The guiding light for my journey has been the elusive African American genealogical dream–to trace the family story back to the African continent. Why? Because we want closure from the wounds of our past, we want to feel more whole, we want to be able to pass something on to the next generation and we want our American story to be complete. We have DNA companies but there is more to it than that–we can connect documentation with DNA with other tools to try to figure out the puzzle. Figuring out that puzzle can be daunting for many. That’s why I am going to lead crash courses or multi-session courses on how to trace your roots back to Africa using all the tools we currently have.
I was inspired by the story of Alex Haley and my many others. As stories began to gather of successful links made back to Africa along with the ever developing science of DNA, I began to put together the pieces of a body of knowledge unique to African American genealogy. Most Black genealogy books can only tell you how to get back to the last two generations born in slavery using the census. For some scaling the wall may be possible, for others, it will be almost impossible to surmount. The courses I will be offering this winter and spring are meant to help make a personal, scholarly sound and meaningful connection back to your African roots no matter where you fall on the genealogical spectrum.
For some of us the problem is information overload. There’s simply too much out there to digest to begin to interpret the tantalizing details and information we find. Other times, people can be quick to claim identities and ethnic groups without knowing the full cultural and historical context. We weren’t taught this stuff in school, and traditional genealogy sites don’t really do an effective job of relaying to African Americans the necessary background needed to un-crack the code of our unique American story. From African history, cultural overviews, and understanding the basic science behind DNA there is a lot to learn. We can reinvent and re-present our stories and pass them down. The following course sequence is meant to give you the keys to do that.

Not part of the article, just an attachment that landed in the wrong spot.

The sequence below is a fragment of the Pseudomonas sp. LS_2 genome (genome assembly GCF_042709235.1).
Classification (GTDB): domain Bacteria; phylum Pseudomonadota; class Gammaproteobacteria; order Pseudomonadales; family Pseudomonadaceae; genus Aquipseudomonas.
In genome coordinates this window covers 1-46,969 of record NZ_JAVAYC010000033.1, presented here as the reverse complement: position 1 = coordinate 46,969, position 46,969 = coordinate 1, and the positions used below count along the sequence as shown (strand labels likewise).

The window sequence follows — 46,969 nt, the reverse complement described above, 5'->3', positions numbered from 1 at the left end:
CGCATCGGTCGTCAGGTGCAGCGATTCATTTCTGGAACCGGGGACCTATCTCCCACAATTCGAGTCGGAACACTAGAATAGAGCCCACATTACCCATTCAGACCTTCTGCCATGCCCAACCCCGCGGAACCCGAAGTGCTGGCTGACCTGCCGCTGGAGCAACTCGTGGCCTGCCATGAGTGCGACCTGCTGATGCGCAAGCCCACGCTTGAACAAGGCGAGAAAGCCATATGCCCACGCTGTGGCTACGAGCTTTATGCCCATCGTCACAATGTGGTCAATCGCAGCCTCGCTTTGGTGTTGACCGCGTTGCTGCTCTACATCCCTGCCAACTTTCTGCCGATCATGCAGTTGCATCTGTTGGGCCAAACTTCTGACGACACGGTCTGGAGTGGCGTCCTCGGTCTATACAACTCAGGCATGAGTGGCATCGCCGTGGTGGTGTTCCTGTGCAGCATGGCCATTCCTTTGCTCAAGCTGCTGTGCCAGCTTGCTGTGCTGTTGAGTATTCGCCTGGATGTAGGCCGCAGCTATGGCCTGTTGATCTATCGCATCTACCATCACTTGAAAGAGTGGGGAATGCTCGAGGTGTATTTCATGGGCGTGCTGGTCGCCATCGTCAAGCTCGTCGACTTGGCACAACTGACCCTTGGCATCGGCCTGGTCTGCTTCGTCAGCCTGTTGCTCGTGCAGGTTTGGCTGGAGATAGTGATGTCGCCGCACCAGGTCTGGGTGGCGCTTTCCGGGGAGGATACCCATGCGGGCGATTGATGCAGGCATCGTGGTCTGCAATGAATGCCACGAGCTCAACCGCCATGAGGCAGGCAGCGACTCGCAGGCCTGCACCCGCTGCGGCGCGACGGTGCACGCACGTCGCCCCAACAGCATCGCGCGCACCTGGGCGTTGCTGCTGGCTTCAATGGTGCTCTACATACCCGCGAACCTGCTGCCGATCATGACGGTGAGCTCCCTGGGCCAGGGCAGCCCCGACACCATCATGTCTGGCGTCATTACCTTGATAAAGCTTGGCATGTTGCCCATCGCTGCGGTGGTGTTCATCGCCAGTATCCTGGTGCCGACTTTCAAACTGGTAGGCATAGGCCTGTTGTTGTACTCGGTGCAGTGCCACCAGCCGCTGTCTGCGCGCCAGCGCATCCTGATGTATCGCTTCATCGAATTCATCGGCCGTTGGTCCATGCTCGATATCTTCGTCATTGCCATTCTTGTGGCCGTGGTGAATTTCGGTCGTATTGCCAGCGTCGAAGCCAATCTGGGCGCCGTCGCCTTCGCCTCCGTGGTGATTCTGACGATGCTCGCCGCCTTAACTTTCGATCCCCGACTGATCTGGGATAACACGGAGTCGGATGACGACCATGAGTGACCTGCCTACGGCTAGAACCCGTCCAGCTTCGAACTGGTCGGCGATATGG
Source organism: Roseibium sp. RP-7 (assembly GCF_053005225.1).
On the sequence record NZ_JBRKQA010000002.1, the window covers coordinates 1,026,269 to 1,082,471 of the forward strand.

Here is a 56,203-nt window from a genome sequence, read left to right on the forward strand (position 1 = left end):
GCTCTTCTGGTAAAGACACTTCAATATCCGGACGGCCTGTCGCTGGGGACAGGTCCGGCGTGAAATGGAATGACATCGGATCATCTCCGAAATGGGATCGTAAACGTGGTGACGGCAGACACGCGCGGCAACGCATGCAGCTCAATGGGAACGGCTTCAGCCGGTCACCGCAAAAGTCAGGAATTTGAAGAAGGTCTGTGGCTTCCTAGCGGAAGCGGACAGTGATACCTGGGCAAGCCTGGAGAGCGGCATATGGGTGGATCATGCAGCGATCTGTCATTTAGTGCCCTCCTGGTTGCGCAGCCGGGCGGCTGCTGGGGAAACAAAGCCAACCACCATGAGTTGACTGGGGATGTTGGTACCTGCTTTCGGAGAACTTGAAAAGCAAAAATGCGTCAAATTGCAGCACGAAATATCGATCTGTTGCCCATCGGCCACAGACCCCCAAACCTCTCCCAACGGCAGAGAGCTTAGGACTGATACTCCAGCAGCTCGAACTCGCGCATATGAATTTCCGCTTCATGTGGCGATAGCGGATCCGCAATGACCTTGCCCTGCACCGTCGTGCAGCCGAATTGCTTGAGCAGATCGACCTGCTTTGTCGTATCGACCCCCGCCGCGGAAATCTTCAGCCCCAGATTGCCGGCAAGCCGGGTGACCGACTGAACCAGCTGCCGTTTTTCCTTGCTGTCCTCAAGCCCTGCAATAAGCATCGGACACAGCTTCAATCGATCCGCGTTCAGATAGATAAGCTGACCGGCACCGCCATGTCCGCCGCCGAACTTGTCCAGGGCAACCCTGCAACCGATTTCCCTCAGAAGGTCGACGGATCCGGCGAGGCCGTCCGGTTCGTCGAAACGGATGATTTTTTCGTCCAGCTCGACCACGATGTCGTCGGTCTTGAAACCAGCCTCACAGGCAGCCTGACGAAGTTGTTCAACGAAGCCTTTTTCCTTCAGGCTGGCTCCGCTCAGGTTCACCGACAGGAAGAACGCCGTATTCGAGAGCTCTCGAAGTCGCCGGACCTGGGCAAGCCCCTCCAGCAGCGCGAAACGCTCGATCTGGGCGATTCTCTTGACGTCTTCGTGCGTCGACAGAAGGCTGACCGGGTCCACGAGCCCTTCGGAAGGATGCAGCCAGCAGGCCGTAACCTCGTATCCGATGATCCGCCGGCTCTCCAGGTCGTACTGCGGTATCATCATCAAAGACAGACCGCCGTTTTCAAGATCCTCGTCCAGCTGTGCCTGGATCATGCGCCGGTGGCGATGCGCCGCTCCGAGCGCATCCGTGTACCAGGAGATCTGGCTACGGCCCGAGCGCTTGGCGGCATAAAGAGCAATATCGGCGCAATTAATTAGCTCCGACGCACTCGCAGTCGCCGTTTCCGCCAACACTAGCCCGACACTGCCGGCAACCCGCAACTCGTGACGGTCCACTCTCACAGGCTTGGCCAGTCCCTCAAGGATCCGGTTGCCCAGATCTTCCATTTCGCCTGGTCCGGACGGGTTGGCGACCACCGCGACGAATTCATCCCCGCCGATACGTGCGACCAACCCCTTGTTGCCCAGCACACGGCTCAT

The information discussed in the classes is not meant to be generic. It is supposed to be practical and engaging for each genealogical researcher.
What you Get:
The Crash Course: 4.5 Hours–We do the entire course of study in a half-day. All of the same reading materials are included.
The Four Week Course (DC and Baltimore areas only): 1.5 hours per week . We do an hour and a half class each week in a consistent location thoroughly reviewing the ideas and material of each class. The subject matter is the same whether we take half a day or four weeks.
Hour One: The Old Country: Understanding Historical West and Central Africa in the African American Context
- Put African countries, cultures and histories in context as they relate to African Americans
- Review how ethnicity, trade, enslavement and migration work in determining a fluid and flexible understanding of identity in historic West and Central Africa
- Identify the key regions sourced by the Trans-Atlantic Slave Trade and how those areas relate to specific points in the New World
- Clear up myths and misconceptions and misnomers in the relaying of information about the slave trade, African ethnic groups and how genealogical connections are established.
- Hour Two: A New World: Understanding how they became Americans
- Re-examine how enslaved people were bought, selected, distributed in North America and how their skills, knowledge, abilities and cultural backgrounds affected their dispersal.
- Begin to apply our own individual family histories to the information by tracing the lines of the trade in relationship to our family trees.